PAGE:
T. Gutowski

S. Raykar

M. Schmieder (RWTH Aachen, Germany)

RAFFT Project: Modeling the benefits of a new incremental sheet forming technology;

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Rapid and Flexible Forming Technology (RAFFT) is a new sheet metal forming process in which heavy fixed dies are replaced with computer controlled mobile tools.

The project is part of a three-year, $7.04 million U.S. Department of Energy grant to advance next-generation, energy-efficient manufacturing processes. Led by Ford, other collaborators include Northwestern University, The Boeing Company and Penn State Erie. EBM are leading the collaboration in assessing the potential energy, carbon and cost benefits of the technology.

Additive manufacturing: Tracking the energy use of emerging technology;

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This project focuses on the energy and resource efficiency of “additive manufacturing” technologies.

By categorizing and studying different additive manufacturing methods, we will compare it with conventional manufacturing and evaluate the feasibility of its application in injection molding tooling. To fully assess the environmental impact of additive technologies, the analysis will include pre- and post-processing.

Thermodynamic Analysis of Manufacturing Processes

Stephanie Dalquist; Jeffrey Dahmus; Alex Thiriez; Alissa Jones; Matthew Branham; Dusan Sekulic, U. Kentucky; Timothy Gutowski. Sponsors: National Science Foundation, SKF


Sahil Sahni, MIT Dept. of Material Science & Eng.; Avid Boustani, MIT Dept. of Mechanical Eng.; Malima Wolf, MIT Dept. of Mechanical Eng.; Elsa Olivetti, MIT Dept. of Material Science & Eng.; Steve Graves, MIT Sloan School; Timothy Gutowski. Sponsor: MIT Energy Initiative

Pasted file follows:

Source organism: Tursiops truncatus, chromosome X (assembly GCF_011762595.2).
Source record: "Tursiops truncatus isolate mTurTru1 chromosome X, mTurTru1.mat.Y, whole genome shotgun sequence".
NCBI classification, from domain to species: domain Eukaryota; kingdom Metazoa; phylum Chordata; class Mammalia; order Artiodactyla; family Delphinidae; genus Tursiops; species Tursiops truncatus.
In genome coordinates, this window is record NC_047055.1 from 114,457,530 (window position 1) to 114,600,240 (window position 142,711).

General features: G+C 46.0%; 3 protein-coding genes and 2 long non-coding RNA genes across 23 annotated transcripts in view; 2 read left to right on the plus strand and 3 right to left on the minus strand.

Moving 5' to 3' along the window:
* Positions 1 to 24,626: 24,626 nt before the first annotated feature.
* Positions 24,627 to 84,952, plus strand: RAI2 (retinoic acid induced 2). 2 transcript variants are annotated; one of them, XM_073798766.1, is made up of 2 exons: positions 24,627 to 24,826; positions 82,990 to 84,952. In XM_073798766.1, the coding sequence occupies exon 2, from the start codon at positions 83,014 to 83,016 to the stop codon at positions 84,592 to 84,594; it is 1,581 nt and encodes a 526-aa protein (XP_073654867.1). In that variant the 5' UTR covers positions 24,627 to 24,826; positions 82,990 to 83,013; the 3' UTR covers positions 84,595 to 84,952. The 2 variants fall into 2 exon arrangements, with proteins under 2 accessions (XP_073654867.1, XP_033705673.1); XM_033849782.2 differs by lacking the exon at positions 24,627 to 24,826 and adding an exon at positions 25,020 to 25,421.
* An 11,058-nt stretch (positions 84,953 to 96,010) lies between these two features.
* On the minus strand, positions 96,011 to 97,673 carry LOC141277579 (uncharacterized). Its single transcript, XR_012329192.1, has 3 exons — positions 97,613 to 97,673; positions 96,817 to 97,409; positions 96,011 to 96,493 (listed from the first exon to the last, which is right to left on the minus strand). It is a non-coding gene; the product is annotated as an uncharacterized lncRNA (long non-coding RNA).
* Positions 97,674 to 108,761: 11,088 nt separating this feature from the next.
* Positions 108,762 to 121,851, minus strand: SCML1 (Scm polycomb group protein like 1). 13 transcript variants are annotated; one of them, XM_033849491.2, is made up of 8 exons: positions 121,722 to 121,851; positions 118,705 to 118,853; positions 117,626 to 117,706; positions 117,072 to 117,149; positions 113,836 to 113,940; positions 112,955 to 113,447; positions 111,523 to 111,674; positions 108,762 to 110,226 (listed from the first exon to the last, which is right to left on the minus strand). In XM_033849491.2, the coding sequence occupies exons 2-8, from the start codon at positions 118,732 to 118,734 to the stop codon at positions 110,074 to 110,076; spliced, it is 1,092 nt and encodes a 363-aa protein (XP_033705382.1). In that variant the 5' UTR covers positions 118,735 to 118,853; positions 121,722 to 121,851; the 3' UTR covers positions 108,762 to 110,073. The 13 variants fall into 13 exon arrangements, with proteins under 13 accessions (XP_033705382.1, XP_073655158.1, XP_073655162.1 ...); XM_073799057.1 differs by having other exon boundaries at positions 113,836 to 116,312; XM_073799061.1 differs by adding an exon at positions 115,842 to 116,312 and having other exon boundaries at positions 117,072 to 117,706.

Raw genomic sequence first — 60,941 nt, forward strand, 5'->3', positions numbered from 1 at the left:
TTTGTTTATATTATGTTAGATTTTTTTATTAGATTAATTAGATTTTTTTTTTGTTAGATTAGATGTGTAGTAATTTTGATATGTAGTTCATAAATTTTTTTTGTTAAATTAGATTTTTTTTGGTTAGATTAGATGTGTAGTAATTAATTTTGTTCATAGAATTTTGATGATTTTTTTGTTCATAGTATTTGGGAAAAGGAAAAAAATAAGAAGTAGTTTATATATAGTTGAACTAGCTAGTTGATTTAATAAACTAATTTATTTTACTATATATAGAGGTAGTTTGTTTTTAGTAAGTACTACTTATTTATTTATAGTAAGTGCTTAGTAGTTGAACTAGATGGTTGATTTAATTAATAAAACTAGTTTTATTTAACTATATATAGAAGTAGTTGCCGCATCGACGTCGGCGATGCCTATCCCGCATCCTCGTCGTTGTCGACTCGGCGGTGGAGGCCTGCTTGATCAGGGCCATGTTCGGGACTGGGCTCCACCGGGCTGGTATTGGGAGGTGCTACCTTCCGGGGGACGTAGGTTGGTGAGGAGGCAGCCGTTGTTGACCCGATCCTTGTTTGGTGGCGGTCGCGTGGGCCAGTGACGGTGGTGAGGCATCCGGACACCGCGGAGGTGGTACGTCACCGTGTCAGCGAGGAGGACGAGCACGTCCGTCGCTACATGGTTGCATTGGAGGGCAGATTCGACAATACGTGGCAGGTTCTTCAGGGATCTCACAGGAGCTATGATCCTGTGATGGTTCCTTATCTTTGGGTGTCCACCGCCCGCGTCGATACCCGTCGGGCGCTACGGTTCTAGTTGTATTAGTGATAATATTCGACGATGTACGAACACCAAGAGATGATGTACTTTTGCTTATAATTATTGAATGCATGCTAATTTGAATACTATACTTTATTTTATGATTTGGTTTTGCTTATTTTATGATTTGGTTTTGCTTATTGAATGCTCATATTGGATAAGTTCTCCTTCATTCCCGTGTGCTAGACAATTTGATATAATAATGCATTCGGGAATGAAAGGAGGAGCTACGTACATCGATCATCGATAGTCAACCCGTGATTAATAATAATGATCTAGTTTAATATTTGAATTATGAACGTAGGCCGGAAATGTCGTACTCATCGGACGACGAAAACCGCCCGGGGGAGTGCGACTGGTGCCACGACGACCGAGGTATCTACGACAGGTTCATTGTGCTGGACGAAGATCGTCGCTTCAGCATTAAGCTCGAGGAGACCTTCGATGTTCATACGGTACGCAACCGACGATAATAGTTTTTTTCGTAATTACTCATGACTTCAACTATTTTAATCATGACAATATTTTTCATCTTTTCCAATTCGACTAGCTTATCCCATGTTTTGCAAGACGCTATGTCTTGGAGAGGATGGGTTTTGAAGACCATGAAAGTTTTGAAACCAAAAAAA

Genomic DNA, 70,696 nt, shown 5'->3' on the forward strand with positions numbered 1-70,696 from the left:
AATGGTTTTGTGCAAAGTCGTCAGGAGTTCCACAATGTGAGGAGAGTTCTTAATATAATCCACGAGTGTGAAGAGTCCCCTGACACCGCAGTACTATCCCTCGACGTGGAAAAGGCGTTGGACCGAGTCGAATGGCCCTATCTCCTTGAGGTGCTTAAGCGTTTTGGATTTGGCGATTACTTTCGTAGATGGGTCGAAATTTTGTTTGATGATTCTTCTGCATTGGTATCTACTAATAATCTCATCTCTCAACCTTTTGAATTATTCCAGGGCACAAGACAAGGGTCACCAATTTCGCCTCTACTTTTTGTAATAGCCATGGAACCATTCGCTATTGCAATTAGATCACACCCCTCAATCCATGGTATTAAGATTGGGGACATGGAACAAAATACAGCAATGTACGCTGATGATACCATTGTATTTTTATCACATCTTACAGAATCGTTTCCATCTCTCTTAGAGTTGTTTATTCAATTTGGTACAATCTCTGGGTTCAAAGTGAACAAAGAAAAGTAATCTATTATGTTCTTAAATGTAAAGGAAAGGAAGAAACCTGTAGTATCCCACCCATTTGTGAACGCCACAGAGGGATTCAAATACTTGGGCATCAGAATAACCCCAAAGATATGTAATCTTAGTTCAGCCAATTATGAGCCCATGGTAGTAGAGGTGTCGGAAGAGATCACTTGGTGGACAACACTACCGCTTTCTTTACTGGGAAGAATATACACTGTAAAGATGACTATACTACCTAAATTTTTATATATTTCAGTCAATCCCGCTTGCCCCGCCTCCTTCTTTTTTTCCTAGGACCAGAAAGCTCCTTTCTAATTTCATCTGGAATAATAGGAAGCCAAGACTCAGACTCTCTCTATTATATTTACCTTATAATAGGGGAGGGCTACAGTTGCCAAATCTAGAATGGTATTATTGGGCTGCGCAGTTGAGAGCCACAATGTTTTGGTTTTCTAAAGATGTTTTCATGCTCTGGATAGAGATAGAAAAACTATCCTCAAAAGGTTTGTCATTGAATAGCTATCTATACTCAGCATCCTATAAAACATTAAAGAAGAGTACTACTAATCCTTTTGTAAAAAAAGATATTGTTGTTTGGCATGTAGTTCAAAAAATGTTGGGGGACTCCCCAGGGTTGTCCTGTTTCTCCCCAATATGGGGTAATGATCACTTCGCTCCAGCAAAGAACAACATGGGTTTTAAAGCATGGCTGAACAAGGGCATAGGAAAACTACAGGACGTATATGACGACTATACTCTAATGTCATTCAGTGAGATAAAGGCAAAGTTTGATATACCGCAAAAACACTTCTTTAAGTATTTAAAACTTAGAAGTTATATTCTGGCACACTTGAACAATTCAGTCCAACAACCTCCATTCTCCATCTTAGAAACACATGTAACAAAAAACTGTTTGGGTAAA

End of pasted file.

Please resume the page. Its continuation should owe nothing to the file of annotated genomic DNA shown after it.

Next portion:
Malima Wolf; Natalia Duque Ciceri; Jeffrey Dahmus; Dominic Albino; Phillip Bohr, TU Berlin; Ante Mrkonjic, U. Stuttgart; Brianne Metzger; Timothy Gutowski. Sponsors: National Science Foundation, Hewlett Packard. Collaborators: Roger Morton, Axion Ltd. U.K.; Mike Mankosa, Eriez

Production and Efficiency

Jones, Jeffrey Dahmus; Suganth Kalakkad; Arnaud Uzabiaga, Ecole Polytechnic, Paris; Olivia Grehler, BU; Timothy Gutowski

Environmental Life Style Analysis

Amanda Taplett, Anna Allen, Amy Banzaert, Rob Cirinciore, Christopher Cleaver, Stacy Figueredo, Susan Fredholm, Betar Gallant, Alissa Jones, Jonathan Krones, Barry Kudrowitz, Cynthia Lin, Alfredo Morales, David Quinn, Megan Roberts, Robert Scaringe, Tim Studley, Sittha Sukkasi, Mika Tomczak, Jessica Vechakul, Malima Wolf, Timothy Gutowski

Environmental Analysis of Manufacturing Processes

Jeffrey Dahmus, Stephanie Dalquist, Alex Thiriez, Timothy Gutowski. Sponsor: National Science Foundation.Collaborators; Jung-Hoon Chun, MIT; John Sutherland, Michigan Tech; Marquita Hill, University of Maine, Orono

Production, Use and Efficiency

Jeffrey Dahmus, Timothy Gutowski

A Permit Market Approach to Foster Sust. Man. of Electrical and Electronic Equipment

Philipp Bohr, Timothy Gutowski: In the course of this project, an analysis of plausible regulatory incentive schemes to foster sustainable manufacturing of electrical and electronic equipment is conducted. The main emphasis is on closing material loops via reuse, remanufacturing and recycling.

Recycling Index for Inkjet Printers

Brianne Metzger, Timothy Gutowski. Sponsor: Hewlett Packard. Collaborators: Tim Frederick and Erin Gately, HP

Benign and Efficient Materials

Olivia Grebler, Timothy Gutowski